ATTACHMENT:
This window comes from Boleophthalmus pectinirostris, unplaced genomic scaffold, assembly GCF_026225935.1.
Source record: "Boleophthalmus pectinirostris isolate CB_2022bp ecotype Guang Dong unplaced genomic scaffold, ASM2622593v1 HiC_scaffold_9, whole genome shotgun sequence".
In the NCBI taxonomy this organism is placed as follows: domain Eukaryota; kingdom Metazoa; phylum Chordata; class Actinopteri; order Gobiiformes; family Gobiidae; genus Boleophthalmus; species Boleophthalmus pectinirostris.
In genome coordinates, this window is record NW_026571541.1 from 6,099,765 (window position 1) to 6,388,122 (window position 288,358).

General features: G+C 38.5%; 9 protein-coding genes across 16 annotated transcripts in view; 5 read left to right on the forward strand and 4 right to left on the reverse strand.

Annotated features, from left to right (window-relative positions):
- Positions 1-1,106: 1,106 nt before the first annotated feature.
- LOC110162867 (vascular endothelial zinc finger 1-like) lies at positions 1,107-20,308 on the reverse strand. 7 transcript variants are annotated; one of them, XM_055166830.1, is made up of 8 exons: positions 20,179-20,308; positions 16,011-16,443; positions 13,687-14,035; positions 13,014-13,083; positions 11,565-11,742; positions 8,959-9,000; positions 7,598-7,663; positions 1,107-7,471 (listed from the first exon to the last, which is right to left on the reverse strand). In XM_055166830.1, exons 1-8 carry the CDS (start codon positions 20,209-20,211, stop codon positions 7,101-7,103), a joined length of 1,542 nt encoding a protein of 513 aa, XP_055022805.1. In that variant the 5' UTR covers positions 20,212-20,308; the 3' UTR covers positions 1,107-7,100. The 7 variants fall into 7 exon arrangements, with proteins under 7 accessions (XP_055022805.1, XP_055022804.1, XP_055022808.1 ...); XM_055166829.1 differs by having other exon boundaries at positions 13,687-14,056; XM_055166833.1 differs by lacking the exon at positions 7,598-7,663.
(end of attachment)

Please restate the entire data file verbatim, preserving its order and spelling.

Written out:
This window comes from Boleophthalmus pectinirostris, unplaced genomic scaffold, assembly GCF_026225935.1.
Source record: "Boleophthalmus pectinirostris isolate CB_2022bp ecotype Guang Dong unplaced genomic scaffold, ASM2622593v1 HiC_scaffold_9, whole genome shotgun sequence".
In the NCBI taxonomy this organism is placed as follows: domain Eukaryota; kingdom Metazoa; phylum Chordata; class Actinopteri; order Gobiiformes; family Gobiidae; genus Boleophthalmus; species Boleophthalmus pectinirostris.
In genome coordinates, this window is record NW_026571541.1 from 6,099,765 (window position 1) to 6,388,122 (window position 288,358).

General features: G+C 38.5%; 9 protein-coding genes across 16 annotated transcripts in view; 5 read left to right on the forward strand and 4 right to left on the reverse strand.

Annotated features, from left to right (window-relative positions):
- Positions 1-1,106: 1,106 nt before the first annotated feature.
- LOC110162867 (vascular endothelial zinc finger 1-like) lies at positions 1,107-20,308 on the reverse strand. 7 transcript variants are annotated; one of them, XM_055166830.1, is made up of 8 exons: positions 20,179-20,308; positions 16,011-16,443; positions 13,687-14,035; positions 13,014-13,083; positions 11,565-11,742; positions 8,959-9,000; positions 7,598-7,663; positions 1,107-7,471 (listed from the first exon to the last, which is right to left on the reverse strand). In XM_055166830.1, exons 1-8 carry the CDS (start codon positions 20,209-20,211, stop codon positions 7,101-7,103), a joined length of 1,542 nt encoding a protein of 513 aa, XP_055022805.1. In that variant the 5' UTR covers positions 20,212-20,308; the 3' UTR covers positions 1,107-7,100. The 7 variants fall into 7 exon arrangements, with proteins under 7 accessions (XP_055022805.1, XP_055022804.1, XP_055022808.1 ...); XM_055166829.1 differs by having other exon boundaries at positions 13,687-14,056; XM_055166833.1 differs by lacking the exon at positions 7,598-7,663.